Last week was a tough week to bear, from the guns of Louisville through Pittsburgh and the man with the bomb plan and his sheets of flag stamps. Evil should not surprise me, it should not baffle me—and yet it does baffle me. Should I also feel sad along with bafflement? A good question for lengthy political analysis, but that won’t change how I feel beholding this.
I’m not naïve. I’ve lived a long life, and I’ve met a fair cross-section of Americans in it. Ignorance, racism, clan and gender prejudice—humans are prone to this. If I had a great deal of experience outside of the U.S., I would expect to find these things elsewhere too. But now and here, we have a benighted charlatan—in over his head—who trashes around in these things, knowing in some simple, instinctual, skunk’s way that this cloud of stink will confuse us from considering him.
In a few days our imperfect democratic republic will have an election. I do not suppose to know what will happen. I’m a poet and musician, go elsewhere for predictions. Poetry and art allow us to see more vividly across our temporary borders of place and time, but that sort of perspective doesn’t necessarily make us better prognosticators. In poetry and music, like in history, everything is possible, and over the long time, a great deal of the possible will become.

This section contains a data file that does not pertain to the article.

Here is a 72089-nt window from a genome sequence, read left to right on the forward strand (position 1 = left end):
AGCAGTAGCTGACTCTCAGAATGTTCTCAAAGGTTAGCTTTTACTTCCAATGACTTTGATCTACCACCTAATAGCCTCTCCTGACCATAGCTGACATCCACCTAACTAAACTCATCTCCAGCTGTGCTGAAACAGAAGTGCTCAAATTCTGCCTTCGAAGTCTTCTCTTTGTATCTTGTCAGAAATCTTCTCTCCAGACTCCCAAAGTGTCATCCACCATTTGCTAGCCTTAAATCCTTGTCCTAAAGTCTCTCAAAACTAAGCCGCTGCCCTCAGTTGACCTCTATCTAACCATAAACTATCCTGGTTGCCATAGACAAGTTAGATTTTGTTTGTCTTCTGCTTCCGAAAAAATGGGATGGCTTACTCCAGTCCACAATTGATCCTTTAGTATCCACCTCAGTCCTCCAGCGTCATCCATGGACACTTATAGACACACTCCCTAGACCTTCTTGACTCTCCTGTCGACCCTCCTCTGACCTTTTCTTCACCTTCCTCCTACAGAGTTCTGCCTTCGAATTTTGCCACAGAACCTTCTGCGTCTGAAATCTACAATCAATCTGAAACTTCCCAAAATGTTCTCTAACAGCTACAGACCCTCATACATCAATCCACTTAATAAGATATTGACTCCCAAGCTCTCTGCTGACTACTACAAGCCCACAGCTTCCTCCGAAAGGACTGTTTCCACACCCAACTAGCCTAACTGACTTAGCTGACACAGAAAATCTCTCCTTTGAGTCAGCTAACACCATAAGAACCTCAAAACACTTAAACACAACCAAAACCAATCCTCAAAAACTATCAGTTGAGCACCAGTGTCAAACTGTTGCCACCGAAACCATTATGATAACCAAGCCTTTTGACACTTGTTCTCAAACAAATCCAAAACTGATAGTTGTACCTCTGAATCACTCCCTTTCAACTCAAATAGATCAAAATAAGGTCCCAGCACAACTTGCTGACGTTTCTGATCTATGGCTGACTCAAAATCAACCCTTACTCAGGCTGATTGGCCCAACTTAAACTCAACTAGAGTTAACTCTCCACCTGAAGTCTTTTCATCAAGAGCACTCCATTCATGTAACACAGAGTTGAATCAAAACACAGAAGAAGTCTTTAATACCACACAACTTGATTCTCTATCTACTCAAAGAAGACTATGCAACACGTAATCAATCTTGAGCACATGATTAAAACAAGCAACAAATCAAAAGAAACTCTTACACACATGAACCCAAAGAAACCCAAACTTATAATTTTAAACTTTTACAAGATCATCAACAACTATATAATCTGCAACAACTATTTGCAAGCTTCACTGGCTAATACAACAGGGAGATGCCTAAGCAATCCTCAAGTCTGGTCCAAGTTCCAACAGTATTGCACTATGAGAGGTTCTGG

So here I sat, in this mere and disturbing week, having trouble considering the attempted and achieved beauty of my arts—because, in this stink and sadness, what can be meaningfully beautiful?
Carl Sandburg essays a look that Leonard Cohen would cop to sometime later
As I did earlier this fall feeling like this, I turned again to reading Carl Sandburg for my soul’s sake, for the early 20th Century Sandburg had seen every evil I have seen, and yet retained an embrace of humanity. Often here I focus in on the neglected Modernist Sandburg, the forgotten Imagist Sandburg of short poems that sing our overlooked, ordinary, humanity. Sometimes I fear the more expansive, Whitmanesque voice that Sandburg also used has drowned out the individuality of his shorter, less shouty poems.
But I needed him to shout some of his heart into me this week, so here’s Sandburg’s “I Am the People, the Mob.” The player is below to hear it.